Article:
For temporary retention of the seal assembly components within the groove 23 an alternative to the generation of a controlled friction force is to apply a quick setting adhesive between the surface of the groove 23 and the retaining ring 27 in FIG. 9 or the retaining ring 30 in FIG. 10. The adhesion property of the adhesive may be destroyed by heat if required after completion of the main assembly of the jet pipe.

The embodiments of the seal described above have radial as well as axial movement capabilities. The axial movement allows the dynamic member of the seal to bridge a gap of up to 7 mm (0.276 inch) in an aircraft vectored thrust jet, whilst maintaining an overall extended length for the assembly of, typically 25 mm (1 inch). The seal is corrosion resistant and can function at high temperatures (e.g. up to 350 C.) in a jet pipe cooling system. Suitable materials for the seal include corrosion resisting Nickel or Cobalt based alloys. Conventional seals that use flexible polymer based components in order to obtain a limited amount of movement are normally restricted to use in situations where the temperature is below 200 C.

In this specification the terms “static” and “rotating” have been used to describe members of the seal assembly. It should be understood however that, particularly in the case of vectored thrust nozzles employing more than one circular motion in series, the terms static and rotating are relative to each other and, in absolute terms, any part of the seal can be either rotating or static relative to the vehicle or plant to which the jet pipe is attached.

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Referenced by
Citing PatentFiling datePublication dateApplicantTitle
US8141912 *Aug 25, 2009Mar 27, 2012The Boeing CompanyFlexible ducting system including an articulable sealed joint
US8899914Jan 5, 2012Dec 2, 2014United Technologies CorporationStator vane integrated attachment liner and spring damper
US8920112 *Jan 5, 2012Dec 30, 2014United Technologies CorporationStator vane spring damper
US8955848 *Nov 24, 2008Feb 17, 2015Aes Engineering Ltd.Mechanical seal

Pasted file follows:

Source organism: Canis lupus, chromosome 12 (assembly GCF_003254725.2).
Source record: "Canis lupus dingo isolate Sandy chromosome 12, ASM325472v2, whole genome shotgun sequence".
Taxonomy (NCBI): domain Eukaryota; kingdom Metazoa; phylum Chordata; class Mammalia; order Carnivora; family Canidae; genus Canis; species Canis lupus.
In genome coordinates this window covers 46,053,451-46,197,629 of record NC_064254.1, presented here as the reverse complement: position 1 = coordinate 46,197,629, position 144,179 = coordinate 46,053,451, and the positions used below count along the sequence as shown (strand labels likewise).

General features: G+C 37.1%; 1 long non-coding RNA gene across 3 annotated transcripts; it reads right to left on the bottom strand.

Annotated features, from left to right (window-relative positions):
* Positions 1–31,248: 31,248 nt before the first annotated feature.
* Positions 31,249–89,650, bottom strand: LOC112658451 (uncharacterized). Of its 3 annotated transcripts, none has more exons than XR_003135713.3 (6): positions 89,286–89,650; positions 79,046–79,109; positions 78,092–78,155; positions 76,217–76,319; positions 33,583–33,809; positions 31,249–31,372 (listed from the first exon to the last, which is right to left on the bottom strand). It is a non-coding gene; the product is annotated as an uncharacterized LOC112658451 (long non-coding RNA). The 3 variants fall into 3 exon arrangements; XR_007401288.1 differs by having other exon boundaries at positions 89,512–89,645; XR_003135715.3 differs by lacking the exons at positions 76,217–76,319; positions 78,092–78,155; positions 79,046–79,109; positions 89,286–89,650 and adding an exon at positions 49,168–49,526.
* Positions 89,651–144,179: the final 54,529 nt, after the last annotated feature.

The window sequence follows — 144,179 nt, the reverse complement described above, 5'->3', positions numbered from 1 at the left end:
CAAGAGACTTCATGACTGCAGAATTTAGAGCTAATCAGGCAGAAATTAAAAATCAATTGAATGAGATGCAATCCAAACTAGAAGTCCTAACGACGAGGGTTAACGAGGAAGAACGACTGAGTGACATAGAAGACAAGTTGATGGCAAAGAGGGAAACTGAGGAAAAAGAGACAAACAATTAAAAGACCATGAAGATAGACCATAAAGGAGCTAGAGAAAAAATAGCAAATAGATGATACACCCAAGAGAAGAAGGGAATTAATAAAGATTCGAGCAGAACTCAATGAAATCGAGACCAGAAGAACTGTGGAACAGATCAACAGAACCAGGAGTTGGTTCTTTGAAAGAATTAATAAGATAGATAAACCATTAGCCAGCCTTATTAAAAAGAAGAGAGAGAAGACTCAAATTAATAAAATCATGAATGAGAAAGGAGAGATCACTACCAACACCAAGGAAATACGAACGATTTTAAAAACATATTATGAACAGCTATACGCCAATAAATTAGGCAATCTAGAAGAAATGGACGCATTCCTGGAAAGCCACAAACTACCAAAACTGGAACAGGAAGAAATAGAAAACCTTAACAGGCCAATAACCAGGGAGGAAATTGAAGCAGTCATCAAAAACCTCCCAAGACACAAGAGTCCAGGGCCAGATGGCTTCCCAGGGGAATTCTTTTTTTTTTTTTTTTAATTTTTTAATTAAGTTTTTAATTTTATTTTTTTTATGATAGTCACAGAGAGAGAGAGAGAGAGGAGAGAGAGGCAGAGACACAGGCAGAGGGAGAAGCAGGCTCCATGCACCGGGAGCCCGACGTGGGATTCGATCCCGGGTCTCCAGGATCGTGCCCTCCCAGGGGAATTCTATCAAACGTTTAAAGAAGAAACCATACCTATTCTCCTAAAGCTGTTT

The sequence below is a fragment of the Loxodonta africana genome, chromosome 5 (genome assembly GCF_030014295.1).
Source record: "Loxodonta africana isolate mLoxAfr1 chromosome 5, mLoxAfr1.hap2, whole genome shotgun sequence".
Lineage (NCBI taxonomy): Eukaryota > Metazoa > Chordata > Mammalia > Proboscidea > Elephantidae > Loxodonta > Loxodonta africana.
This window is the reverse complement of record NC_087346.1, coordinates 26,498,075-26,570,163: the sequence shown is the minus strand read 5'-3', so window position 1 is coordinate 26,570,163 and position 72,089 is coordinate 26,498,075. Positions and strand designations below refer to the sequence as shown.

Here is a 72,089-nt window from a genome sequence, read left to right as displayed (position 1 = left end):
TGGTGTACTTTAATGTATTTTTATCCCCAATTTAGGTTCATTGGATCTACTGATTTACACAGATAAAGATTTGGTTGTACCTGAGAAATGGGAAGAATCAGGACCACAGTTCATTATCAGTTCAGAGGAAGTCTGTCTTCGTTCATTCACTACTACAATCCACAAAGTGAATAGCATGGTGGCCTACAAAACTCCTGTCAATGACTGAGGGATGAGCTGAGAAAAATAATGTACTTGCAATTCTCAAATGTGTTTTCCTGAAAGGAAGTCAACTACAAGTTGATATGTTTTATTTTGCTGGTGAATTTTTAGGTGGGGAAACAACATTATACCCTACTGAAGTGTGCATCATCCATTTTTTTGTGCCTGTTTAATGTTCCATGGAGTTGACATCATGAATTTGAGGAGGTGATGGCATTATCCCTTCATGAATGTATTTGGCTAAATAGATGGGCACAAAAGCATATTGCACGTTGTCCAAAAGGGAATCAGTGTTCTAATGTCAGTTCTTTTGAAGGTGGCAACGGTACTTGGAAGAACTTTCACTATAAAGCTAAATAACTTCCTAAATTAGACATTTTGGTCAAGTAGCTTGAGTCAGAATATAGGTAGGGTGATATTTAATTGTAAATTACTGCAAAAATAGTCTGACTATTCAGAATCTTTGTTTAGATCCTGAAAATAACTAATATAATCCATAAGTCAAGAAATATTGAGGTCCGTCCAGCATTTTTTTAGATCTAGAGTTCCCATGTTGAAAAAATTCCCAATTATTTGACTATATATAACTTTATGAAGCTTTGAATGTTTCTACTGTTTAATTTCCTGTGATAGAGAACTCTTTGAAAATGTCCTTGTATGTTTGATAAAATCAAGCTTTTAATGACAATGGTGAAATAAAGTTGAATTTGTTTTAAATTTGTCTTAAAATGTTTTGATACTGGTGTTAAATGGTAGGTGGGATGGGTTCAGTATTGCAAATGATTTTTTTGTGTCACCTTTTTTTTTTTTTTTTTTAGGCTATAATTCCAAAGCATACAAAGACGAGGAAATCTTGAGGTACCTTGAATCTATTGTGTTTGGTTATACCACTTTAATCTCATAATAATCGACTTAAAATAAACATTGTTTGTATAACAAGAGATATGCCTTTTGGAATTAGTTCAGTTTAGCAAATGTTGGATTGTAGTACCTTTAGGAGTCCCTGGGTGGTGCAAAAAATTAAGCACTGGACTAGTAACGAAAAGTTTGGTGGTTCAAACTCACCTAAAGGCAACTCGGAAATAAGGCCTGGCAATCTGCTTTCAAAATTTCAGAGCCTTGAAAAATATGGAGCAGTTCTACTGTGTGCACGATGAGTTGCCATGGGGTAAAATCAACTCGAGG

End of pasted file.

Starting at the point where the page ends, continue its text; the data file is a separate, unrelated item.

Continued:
US9051968 *Sep 18, 2013Jun 9, 2015Steering Solutions Ip Holding CorporationBearing isolator assembly
US9249831Nov 30, 2012Feb 2, 2016Steering Solutions Ip Holding CorporationBearing isolator assembly
US20090127792 *Nov 24, 2008May 21, 2009Alan James RoddisMechanical seal
US20090309354 *Aug 25, 2009Dec 17, 2009Nyhus Daniel AFlexible ducting system including an articulable sealed joint
US20130177401 *Jan 5, 2012Jul 11, 2013Mark David RingStator vane spring damper
US20140023302 *Sep 18, 2013Jan 23, 2014Steering Solutions Ip Holding CorporationBearing isolator assembly
WO2015061108A1 *Oct 15, 2014Apr 30, 2015United Technologies CorporationAnnular cartridge seal
Classifications
U.S. Classification277/399, 277/530, 277/395, 277/379, 277/385, 285/224, 277/508
International ClassificationF02K1/80, F16L25/00, F16J15/34, F16L27/08, F16L27/00, F16J15/08, F02K1/00
Cooperative ClassificationF16L27/082, F16J15/348, Y02T50/671, F02K1/004, F16J15/3452, F16J15/0887, F02K1/80, F02K1/805, F16L25/0018
European ClassificationF02K1/80, F16J15/34C8, F16L27/08B2B3, F16J15/08E, F16J15/34D8, F02K1/00B2, F16L25/00F, F02K1/80C
Legal Events
DateCodeEventDescription
Feb 20, 2003ASAssignment
Owner name: CROSS MANUFACTURING COMPANY (1938) LIMITED, GREAT
Free format text: ASSIGNMENT OF ASSIGNORS INTEREST;ASSIGNORS:CROSS, RODNEY ALAN;BLANCHARD, PAUL ANTHONY;REEL/FRAME:013794/0206
Effective date: 20030212
Jul 16, 2010FPAYFee payment
Year of fee payment: 4
Jul 15, 2014FPAYFee payment
Year of fee payment: 8